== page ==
Avoid Planting Chives Next to:
This particular herb plant scares away the rose bush’s arch enemy, the Japanese beetle and it reduces black spot and will help the growth of your roses.
All the other herb plants just love chives working in consort with it in enticing pollinators to approach and assist in increasing their bountiful yields of fruit and vegetable plants.
They actively guard against aphids, small white garden pests that demolish everything in their path. It’s the ideal herb to plant them alongside your next pea, lettuce and celery and other vegetable crops that come under the attack of aphids.
The rosemary herb plant falls in the category of fennel and wormwood which is to say it doesn’t have many herb and plant friends in the garden or anywhere else as far as gardens go. But lucky for Rosemary there’s a friend in sage.
Avoid Planting Rosemary Next To:
- All herbs aside from sage
Nevertheless to even up then low popularity scores with the herb clan, rosemary is the maestro partner to many vegetables that you grow.
And guess what, broccoli turns out to be the #1 vegetable that rosemary prizes as a growing companion. It repels the insects that threaten the growth of broccoli heads while at the same time the broccoli plant enriches the soil around rosemary to thrive, a really superb symbiotic relationship.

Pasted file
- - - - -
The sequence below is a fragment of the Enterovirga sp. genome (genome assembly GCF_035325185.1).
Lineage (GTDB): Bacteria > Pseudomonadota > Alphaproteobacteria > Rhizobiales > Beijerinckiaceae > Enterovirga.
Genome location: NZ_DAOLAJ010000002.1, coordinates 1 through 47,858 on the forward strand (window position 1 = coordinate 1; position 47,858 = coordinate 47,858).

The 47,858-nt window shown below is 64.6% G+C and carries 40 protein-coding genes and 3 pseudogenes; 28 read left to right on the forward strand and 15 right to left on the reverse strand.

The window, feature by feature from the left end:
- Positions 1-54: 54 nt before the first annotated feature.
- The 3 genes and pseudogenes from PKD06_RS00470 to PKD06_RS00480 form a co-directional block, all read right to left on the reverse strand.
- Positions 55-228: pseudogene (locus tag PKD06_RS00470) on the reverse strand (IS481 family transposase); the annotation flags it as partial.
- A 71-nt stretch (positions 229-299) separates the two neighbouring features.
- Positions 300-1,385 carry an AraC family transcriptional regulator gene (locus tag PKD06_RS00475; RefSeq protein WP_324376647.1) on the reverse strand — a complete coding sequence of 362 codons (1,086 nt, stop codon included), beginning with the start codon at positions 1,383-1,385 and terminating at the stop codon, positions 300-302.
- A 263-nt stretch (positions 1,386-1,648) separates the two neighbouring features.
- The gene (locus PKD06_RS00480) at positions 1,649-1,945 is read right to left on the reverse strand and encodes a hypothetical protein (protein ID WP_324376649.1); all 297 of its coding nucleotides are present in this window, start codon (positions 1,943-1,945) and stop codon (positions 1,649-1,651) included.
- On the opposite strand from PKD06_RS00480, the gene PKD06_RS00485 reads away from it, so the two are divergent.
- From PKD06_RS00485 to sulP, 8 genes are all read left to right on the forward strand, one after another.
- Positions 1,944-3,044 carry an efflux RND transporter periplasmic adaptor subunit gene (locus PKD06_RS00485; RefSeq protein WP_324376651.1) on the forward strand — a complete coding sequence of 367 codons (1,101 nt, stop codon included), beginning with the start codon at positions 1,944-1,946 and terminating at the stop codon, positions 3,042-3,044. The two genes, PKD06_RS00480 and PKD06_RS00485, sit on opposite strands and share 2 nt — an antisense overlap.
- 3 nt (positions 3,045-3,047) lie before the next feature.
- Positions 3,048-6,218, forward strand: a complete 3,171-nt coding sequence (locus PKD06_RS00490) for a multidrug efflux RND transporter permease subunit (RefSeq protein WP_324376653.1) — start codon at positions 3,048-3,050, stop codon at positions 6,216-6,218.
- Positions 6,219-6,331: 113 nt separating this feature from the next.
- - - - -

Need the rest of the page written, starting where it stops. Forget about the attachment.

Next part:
Rosemary also cherishes the growing companionship of many other vegetables.
These vegetables include beans, cabbages and hot peppers.
Basil stands abreast with rosemary in their fondness for vegetables rather than their own kind, the herb plants, but there are also differences.
Whereas sage is the one exception for attracting the attention of rosemary as a companion, basil has two exceptional friends in the herb plant class, chamomile and oregano.